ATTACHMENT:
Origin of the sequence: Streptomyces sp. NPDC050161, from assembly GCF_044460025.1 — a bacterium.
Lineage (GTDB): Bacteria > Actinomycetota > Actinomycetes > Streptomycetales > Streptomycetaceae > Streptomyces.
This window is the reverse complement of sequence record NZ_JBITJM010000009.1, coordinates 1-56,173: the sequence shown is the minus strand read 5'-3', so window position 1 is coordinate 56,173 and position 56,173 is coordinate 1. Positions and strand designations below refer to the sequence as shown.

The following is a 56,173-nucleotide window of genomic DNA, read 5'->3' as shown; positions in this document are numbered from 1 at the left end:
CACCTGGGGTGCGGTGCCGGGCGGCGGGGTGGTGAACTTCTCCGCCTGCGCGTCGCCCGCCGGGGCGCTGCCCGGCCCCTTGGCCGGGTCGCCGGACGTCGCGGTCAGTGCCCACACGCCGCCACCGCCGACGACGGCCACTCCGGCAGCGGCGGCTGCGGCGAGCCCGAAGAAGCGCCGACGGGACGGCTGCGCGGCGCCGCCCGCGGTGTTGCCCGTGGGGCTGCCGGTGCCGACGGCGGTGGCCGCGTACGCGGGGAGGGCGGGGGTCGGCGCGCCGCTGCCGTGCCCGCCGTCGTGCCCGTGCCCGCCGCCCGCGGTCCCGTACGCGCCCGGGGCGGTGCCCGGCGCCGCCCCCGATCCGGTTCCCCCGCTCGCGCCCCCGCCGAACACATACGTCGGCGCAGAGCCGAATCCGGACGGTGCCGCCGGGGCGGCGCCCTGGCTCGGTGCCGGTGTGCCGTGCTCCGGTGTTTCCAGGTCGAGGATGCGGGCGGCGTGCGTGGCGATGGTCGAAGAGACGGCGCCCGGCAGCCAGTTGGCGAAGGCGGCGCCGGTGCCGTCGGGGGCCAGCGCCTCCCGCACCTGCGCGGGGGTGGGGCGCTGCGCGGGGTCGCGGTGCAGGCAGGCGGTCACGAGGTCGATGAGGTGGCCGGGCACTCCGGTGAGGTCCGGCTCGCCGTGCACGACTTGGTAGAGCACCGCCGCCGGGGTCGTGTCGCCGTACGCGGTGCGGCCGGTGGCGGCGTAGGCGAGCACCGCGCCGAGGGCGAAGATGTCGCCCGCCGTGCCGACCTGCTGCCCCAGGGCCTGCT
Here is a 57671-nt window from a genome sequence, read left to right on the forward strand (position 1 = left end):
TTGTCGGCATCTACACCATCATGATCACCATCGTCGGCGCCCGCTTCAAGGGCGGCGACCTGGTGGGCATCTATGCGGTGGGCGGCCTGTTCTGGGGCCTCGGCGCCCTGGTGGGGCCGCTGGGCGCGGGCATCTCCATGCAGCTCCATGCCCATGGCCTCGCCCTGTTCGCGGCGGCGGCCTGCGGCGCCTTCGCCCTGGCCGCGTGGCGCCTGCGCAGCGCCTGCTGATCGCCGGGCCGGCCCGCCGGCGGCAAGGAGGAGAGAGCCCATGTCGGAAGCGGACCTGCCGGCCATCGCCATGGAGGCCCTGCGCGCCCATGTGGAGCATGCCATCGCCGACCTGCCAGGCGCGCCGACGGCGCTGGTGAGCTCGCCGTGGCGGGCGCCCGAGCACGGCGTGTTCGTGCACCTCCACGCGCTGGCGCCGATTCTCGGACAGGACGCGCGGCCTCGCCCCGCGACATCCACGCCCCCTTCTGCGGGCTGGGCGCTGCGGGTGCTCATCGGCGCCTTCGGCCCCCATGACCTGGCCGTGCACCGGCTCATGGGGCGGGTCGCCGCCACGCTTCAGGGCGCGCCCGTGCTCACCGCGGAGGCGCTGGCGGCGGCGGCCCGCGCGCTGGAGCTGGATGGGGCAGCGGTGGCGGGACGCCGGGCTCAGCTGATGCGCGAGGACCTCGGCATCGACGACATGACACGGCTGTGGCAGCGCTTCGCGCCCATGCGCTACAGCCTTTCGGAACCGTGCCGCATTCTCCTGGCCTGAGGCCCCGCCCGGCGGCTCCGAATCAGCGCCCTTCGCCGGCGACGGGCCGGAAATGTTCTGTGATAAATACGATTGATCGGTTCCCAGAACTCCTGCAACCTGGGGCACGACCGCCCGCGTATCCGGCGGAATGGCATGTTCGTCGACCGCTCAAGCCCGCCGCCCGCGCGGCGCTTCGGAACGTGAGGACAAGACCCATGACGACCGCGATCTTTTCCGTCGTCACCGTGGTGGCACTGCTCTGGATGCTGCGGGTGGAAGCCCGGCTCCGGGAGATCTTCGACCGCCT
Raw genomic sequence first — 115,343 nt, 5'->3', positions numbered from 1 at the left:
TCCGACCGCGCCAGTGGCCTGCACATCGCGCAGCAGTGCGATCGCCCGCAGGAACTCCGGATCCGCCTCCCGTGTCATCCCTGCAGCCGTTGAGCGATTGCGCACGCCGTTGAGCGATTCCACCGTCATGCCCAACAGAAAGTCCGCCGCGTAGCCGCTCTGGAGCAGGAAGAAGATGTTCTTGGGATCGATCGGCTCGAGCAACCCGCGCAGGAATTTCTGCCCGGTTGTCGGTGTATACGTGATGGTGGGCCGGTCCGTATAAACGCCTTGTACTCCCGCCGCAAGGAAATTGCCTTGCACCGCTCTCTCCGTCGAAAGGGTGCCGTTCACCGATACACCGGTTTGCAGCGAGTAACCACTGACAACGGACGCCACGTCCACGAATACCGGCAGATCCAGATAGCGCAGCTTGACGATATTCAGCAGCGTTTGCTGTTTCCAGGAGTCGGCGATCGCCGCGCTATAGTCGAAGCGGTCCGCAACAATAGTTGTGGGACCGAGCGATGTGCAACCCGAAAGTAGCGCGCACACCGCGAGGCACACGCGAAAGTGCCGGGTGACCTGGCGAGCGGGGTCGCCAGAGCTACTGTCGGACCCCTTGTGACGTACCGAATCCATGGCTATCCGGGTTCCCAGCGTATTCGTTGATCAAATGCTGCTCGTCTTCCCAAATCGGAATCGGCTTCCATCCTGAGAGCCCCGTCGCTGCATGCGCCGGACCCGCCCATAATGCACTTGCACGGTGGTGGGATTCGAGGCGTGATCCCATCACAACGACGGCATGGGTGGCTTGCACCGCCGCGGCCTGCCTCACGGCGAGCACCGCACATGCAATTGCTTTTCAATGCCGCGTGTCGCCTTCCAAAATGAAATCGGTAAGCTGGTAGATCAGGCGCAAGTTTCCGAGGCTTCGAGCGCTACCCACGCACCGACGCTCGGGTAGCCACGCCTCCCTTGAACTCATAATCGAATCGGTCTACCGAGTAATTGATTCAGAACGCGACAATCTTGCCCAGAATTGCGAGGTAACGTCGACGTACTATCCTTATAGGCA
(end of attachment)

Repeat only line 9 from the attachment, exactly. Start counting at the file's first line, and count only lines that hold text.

TCCGACCGCGCCAGTGGCCTGCACATCGCGCAGCAGTGCGATCGCCCGCAGGAACTCCGGATCCGCCTCCCGTGTCATCCCTGCAGCCGTTGAGCGATTGCGCACGCCGTTGAGCGATTCCACCGTCATGCCCAACAGAAAGTCCGCCGCGTAGCCGCTCTGGAGCAGGAAGAAGATGTTCTTGGGATCGATCGGCTCGAGCAACCCGCGCAGGAATTTCTGCCCGGTTGTCGGTGTATACGTGATGGTGGGCCGGTCCGTATAAACGCCTTGTACTCCCGCCGCAAGGAAATTGCCTTGCACCGCTCTCTCCGTCGAAAGGGTGCCGTTCACCGATACACCGGTTTGCAGCGAGTAACCACTGACAACGGACGCCACGTCCACGAATACCGGCAGATCCAGATAGCGCAGCTTGACGATATTCAGCAGCGTTTGCTGTTTCCAGGAGTCGGCGATCGCCGCGCTATAGTCGAAGCGGTCCGCAACAATAGTTGTGGGACCGAGCGATGTGCAACCCGAAAGTAGCGCGCACACCGCGAGGCACACGCGAAAGTGCCGGGTGACCTGGCGAGCGGGGTCGCCAGAGCTACTGTCGGACCCCTTGTGACGTACCGAATCCATGGCTATCCGGGTTCCCAGCGTATTCGTTGATCAAATGCTGCTCGTCTTCCCAAATCGGAATCGGCTTCCATCCTGAGAGCCCCGTCGCTGCATGCGCCGGACCCGCCCATAATGCACTTGCACGGTGGTGGGATTCGAGGCGTGATCCCATCACAACGACGGCATGGGTGGCTTGCACCGCCGCGGCCTGCCTCACGGCGAGCACCGCACATGCAATTGCTTTTCAATGCCGCGTGTCGCCTTCCAAAATGAAATCGGTAAGCTGGTAGATCAGGCGCAAGTTTCCGAGGCTTCGAGCGCTACCCACGCACCGACGCTCGGGTAGCCACGCCTCCCTTGAACTCATAATCGAATCGGTCTACCGAGTAATTGATTCAGAACGCGACAATCTTGCCCAGAATTGCGAGGTAACGTCGACGTACTATCCTTATAGGCA